The Lingering After-Effects Of Being A Caretaker

In a world where everyone and everything seems on the verge of self-destruction, the small and minuscule problems of the everyday man can cause anyone’s cup to run over. I do feel in the name of staying on solid ground that I must discuss being a caretaker; more to the point, what happens after the person you are taking care of is gone. To get blunt – I haven’t been the same since my father passed away last year.

Since May of last year, I have gotten fatter, my point of view has gotten darker and finding people to confide these complicated feelings I have gets smaller. Support groups, hotlines and such exist for people going through those dark clouds, but it seems to me that we are separating and segmenting the world’s population into two sections;  the people who are “together” in life and the people who are “broken”. Taking care of someone is hard unless you pass the buck – which I have been told is the choice that I should have made and that if I decided take care of my father, I should not complain about the toll it takes on a person.

If you feel as if someone after months of cleaning someone after they go to the bathroom by accident, comforting as they cry for coming to terms with their mortality and easing their pain by giving them morphine has to immediate put on a s***s and giggles grin for the benefit of a greater society, I must request that you pull your entire head out of your a**. You can give me the hardline talk about how the world doesn’t owe you anything, that’s the way it is and other such dismissive wisdom’s that we say to each other when we don’t wanna care about another person; until you do what I did for my father, you cannot tell me s***.

I stayed up nights listening to my father cry out for pain relief and worked my days attempting to appear like a functional human being. I tried to give my mother a break from what was happening by finding ways to distract her from my father’s pain. I even attempted several hobbies (gaming channel, screenwriting, etc) in the name of separating myself for a time to get a bit of my life back. I keep feeling like in my current state that all I did for someone else did nothing for me – the truth is that the care-taking of my father for years has simply just changed me.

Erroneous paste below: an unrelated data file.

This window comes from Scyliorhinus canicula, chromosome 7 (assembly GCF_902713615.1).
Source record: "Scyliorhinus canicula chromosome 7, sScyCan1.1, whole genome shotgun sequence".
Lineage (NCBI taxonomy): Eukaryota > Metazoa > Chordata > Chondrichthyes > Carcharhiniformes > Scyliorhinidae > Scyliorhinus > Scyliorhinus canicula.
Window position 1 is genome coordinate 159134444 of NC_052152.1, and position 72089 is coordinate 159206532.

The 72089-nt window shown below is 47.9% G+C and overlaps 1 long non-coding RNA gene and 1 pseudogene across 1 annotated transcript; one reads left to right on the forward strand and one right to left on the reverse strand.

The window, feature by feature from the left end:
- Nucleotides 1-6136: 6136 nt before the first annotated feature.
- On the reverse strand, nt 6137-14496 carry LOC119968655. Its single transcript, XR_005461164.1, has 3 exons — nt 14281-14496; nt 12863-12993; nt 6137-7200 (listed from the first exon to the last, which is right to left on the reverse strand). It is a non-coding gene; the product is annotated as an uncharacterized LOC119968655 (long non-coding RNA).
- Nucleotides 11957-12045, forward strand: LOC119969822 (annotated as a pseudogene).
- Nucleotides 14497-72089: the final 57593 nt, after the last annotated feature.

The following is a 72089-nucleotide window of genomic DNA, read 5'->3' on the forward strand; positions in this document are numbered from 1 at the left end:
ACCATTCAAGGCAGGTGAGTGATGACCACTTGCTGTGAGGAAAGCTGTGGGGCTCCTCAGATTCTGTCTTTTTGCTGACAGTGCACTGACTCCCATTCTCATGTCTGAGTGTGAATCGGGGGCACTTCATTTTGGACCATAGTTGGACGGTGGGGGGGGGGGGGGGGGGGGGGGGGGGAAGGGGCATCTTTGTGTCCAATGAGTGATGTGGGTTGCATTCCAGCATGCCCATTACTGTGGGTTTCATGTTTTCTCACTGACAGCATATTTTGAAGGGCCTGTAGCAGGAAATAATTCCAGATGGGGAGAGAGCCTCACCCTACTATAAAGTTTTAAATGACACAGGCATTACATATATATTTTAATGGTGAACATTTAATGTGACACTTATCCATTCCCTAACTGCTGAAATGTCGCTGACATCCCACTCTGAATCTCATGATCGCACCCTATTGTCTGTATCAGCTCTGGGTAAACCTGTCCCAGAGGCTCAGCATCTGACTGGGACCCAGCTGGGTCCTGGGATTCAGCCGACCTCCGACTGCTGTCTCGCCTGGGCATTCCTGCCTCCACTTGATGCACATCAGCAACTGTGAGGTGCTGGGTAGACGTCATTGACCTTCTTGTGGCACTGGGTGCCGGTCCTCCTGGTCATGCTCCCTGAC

The point of view I carry, while not popular by any means, makes me weary of our healthcare system and of people’s general attitude towards taking care of others. Systems put in place to assist those in need and those who take care of those in need, have requirements that look at everyone as a suspect including the person that’s sick. While those systems are in place to protect these institutions, the level of scrutiny you come under creates a great paranoia with almost no guide on how to navigate. Caretaking works alot like that too – you never know completely what you are doing, how you should manage the other person, or even yourself. Sadly that is true when you hand your loved one off to a place where they are supposed to be taken care of and they aren’t for one reason or another.

I understand that, within the Trump era, we throw around words such as “grow a pair”, “snowflake” and any sort of short stab to the chest that gets the overall point across. Help me with something – if we are supposed to develop mental toughness even in the hardest of times, why are so many of us cracking? Is it how we are raised? Is it liberalism? Is it women’s lib? Is it because of Hollywood? (I just at all of the suggestions I mentioned above) or is it because none of us are a roided-out action hero who never has feelings nor any muscles to make a smile (yes, I grew up in the 1980s where that was the norm).

Taking care of others, taking care of yourself, are things that are not easy to put your all into. The little bit of energy, after work and other commitments that one has to put in, that is left for caretaking barely gets most of us by. I implore this country, this world, to embrace the fact that this eventuality of taking care of someone else will change you. You may not walk away with as many scars as I did, but you will have them.

No amount of toughness, mental or otherwise, can always hide the bruises left behind.

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